"It's a real tribute to our state and our beliefs that we have such a reverance for the presidency and the organization of this country," Hatch said. "Trump is going to be appreciative the choir is there. ... The last time they were here for an inauguration they were on a float. That's not the way for the choir to be involved in an inauguration. They ought to be part of the ceremony."
Ready to sign
The first bill is ready for President Trump's pen, and it already bears Hatch's signature.
Hatch signed Senate Bill 84 on Thursday so it will be ready Friday when Trump walks off the steps of the Capitol after taking the presidential oath and delivering his inaugural address.
The new law clears the path for retired Marine Corps Gen. James Mattis to become the Secretary of Defense tonight, when the Senate is expected to roundly confirm his nomination. Until Trump signs it, Mattis is ineligible to take the position because he retired in 2013. Federal law mandates military officers wait seven years beyond active duty to serve in that role.
Trump will sign the bill in the Senate reception area immediately after the inaugural address.
Hatch's role in the first order of business in the Trump administration is a result of his position as the president pro tem of the Senate. Rep. Paul Ryan, R-Wisc., signed the bill as the speaker of the House, preparing it for Trump.
The Senate and House passed the bill a week ago.
As the Senate president pro tem and the senior Republican in the Senate, Hatch will play a prominent role in Trump's escort party, his office said Thursday.
Madison Flinders worked extra hours at Roxberry this year to raise about $3,000 to join 17 other American Fork High School students on a trip to New York and Washington, D.C. for the inauguration.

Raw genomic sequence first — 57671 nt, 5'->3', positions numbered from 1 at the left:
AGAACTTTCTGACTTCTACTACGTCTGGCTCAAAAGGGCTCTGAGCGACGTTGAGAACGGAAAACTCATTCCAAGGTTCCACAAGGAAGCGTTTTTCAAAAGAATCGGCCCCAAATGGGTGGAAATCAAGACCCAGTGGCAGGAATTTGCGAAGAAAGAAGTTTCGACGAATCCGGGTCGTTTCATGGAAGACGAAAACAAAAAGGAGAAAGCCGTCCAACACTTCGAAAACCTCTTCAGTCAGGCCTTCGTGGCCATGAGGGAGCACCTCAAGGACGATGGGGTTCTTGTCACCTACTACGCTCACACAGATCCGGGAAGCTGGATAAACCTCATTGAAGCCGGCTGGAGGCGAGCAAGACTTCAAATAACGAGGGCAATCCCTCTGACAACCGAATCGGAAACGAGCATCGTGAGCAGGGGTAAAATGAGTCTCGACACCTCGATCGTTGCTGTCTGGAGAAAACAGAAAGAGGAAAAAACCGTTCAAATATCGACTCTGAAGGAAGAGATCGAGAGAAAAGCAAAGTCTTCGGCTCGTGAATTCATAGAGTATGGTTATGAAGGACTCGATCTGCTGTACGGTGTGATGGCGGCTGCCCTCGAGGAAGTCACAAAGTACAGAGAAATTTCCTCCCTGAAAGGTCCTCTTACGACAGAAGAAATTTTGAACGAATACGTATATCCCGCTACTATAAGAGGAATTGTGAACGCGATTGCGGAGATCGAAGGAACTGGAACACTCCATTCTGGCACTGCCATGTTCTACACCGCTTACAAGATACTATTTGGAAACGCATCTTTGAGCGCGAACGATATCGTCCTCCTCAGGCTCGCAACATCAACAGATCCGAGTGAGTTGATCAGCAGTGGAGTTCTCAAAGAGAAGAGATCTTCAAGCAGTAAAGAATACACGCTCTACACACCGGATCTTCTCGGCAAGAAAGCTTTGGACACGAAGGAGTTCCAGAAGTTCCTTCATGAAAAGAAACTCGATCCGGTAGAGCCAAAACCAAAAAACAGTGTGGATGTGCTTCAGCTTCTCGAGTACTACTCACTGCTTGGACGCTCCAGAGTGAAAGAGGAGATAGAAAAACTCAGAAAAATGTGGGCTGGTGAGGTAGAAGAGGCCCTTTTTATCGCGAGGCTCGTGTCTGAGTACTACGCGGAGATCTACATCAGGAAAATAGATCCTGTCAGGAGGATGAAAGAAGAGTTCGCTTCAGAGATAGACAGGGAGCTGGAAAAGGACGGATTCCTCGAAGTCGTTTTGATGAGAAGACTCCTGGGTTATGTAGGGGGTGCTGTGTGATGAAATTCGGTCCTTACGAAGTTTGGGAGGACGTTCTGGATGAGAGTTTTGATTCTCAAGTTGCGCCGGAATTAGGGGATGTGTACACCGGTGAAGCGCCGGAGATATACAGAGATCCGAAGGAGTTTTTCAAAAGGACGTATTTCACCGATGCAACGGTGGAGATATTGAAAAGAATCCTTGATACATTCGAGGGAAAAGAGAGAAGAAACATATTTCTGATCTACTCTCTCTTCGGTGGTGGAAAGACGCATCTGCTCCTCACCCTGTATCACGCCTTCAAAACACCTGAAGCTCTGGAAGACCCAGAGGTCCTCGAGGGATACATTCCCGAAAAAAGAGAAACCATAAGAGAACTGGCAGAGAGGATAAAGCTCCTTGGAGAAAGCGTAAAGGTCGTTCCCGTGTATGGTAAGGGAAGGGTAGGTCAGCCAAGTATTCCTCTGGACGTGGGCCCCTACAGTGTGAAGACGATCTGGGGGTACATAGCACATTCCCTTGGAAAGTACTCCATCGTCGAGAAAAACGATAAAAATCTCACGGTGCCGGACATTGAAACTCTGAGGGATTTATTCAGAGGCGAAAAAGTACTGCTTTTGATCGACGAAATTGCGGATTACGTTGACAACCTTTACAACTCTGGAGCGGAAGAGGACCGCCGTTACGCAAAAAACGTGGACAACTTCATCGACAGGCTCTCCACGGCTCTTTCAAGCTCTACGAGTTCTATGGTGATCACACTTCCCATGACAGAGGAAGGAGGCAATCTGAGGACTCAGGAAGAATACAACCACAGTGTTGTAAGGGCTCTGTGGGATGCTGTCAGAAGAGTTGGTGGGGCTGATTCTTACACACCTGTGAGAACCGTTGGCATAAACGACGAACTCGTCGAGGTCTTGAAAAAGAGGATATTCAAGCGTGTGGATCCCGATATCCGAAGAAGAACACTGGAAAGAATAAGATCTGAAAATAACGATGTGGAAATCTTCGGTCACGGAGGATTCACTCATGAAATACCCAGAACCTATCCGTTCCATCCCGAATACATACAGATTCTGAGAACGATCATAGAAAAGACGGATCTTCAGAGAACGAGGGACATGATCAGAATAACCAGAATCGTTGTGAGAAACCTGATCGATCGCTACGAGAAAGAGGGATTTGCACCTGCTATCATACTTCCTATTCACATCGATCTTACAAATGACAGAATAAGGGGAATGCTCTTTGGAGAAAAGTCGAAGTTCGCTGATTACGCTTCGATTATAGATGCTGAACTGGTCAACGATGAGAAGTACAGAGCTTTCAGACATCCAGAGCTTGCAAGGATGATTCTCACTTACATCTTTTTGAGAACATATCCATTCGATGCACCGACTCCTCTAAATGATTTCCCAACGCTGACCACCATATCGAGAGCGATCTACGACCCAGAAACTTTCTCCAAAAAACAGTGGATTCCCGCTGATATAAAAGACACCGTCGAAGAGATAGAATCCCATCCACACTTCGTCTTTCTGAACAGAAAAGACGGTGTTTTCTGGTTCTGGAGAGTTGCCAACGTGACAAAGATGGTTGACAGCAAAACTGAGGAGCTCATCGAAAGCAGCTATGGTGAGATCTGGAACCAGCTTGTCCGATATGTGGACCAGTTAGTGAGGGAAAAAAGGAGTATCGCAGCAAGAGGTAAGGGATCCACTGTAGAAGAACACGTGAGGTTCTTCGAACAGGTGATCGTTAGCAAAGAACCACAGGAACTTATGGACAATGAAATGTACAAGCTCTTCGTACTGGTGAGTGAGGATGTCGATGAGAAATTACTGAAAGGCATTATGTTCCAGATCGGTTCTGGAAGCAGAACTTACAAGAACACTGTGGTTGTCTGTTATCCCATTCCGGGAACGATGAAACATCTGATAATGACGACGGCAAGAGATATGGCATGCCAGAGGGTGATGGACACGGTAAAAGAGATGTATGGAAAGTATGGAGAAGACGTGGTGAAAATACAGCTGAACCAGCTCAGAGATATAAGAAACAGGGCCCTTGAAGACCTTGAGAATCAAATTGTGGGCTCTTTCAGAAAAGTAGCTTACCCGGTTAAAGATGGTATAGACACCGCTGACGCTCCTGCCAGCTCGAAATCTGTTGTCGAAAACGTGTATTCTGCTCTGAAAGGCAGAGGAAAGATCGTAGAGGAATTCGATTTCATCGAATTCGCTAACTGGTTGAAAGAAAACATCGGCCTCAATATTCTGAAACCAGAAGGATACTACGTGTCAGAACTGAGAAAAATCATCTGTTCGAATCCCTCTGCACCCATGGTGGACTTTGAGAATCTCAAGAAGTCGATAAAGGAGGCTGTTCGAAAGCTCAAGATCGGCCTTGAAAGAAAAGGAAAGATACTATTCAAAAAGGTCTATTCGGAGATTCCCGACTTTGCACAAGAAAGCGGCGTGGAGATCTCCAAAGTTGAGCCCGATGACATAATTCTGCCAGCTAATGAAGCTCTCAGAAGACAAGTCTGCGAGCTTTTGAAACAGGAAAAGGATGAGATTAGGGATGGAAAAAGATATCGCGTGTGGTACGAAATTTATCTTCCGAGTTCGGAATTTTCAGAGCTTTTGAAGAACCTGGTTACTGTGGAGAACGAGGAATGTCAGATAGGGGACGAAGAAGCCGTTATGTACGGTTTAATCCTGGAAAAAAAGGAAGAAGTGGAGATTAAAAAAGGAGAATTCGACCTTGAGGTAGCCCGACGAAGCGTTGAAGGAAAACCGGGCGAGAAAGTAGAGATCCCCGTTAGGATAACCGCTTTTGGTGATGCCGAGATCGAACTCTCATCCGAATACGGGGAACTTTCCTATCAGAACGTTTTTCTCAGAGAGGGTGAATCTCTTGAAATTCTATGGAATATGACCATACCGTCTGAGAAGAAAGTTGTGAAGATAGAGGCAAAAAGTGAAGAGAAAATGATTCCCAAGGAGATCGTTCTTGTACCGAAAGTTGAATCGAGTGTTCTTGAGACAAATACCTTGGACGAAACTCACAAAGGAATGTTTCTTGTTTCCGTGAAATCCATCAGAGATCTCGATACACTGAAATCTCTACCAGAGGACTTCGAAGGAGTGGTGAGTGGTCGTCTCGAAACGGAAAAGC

An adviser at the school suggested the trip a year ago. The student body president, Flinders, 17, said the students decided then that they'd go and support the new president no matter who won.
The group flew to New York on Sunday and visited Central Park, Times Square, the 9/11 Memorial and the Empire State Building. They also went to Cirque de Soleil Paramour on Broadway. On Wednesday, they bused to Washington, where they've visited the Lincoln and Jefferson memorials, the Holocaust Museum, the Smithsonian, Arlington National Cemetery and the Iwo Jima Memorial.
Thursday afternoon, they talked to and took pictures with Congressman Jason Chaffetz and Congresswoman Mia Love, both R-Utah.
"This has changed me," Flinders said. "It makes me want to lead out with more dignity and respect and treat everyone equally and with love."
It also will make her history lessons come alive, she said.
"I think every American deserves the chance to come on this trip because it awakens so much."